Stephen Stills

Atlantic, 1975

REVIEW BY: David Bowling


If you want to hear an under-the-radar but excellent live album, just check out Stephen Stills Live, which was issued in December of 1975. It contains the best selection of live material of Stills’ career. This disc is readily available in its original vinyl form, but if you want to stray from the faith, it has also been reissued as a CD.

Stephen Stills had just finished a tour with David Crosby, Graham Nash, and Neil Young but quickly set up a series of concerts as a solo artist. This album was recorded March 8-9, 1974 at the Auditorium Theatre in Chicago. my_heart_sings_the_harmony_web_ad_alt_250

Stills put together a veteran and talented band. The group included Donnie Dacus as the second guitarist, bassist Kenny Passarelli, keyboardist Jerry Aiello, drummer Russ Kunkel, and percussionist Joe Lala.

The album is not just good but is interesting as well. The song selection is a bit eclectic, which enhances the overall satisfaction. The original release was also presented as one electric side and one acoustic side, which was a wise decision.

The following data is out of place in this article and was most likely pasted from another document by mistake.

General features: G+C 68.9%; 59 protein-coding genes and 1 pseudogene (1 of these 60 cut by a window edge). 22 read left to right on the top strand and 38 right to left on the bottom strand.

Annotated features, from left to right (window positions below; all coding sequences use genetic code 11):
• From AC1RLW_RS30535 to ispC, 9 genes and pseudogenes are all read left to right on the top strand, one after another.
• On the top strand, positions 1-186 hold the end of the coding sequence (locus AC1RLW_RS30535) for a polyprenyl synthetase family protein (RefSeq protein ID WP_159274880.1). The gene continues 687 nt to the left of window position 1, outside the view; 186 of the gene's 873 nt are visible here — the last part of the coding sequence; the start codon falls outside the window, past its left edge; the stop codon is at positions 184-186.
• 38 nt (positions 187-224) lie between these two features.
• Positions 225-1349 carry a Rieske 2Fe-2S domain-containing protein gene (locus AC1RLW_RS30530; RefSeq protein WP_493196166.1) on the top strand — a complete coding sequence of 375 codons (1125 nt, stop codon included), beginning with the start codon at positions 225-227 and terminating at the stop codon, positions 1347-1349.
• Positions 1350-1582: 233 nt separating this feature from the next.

The electric side begins in an all-out rock mode as “Wooden Ships” blasts out of the starting blocks and ramps up the energy for six minutes. Stills shares the guitar duties with Dacus and many times lets him take the lead on this and some of the other songs. The old Buffalo Springfield tune, “Four Days Gone,” receives a good workout with Stills on piano. The medley of “Jet Set (Sigh)” and the Joe Walsh tune “Rocky Mountain Way” is fine blues/rock. The electric side concludes with another Buffalo Springfield track with “Special Care” emerging as live rock ‘n’ roll at its best.

Meanwhile, the acoustic side is pure Stephen Stills. His acoustic guitar playing is some of the best of his career and his voice is in fine form as well. “Change Partners” is given a beautiful and moving rendition. The medley “Crossroads” by Robert Johnson and Chuck Berry’s “You Can’t Catch Me” may seem an odd combination, but Stills manages to pull it off. The strangest selection is Fred Neil’s “Everybody’s Talkin’ At Me,” but it contains a fine vocal performance. “4 + 20” is just too short as he gives a clinic how to play the guitar. “Word Game,” from his second solo album, brings the album to a satisfying conclusion.

This sometimes forgotten album proves that live rock ‘n’ roll was alive and well during the mid-‘70s courtesy of Mr. Stephen Stills.

Rating: A-

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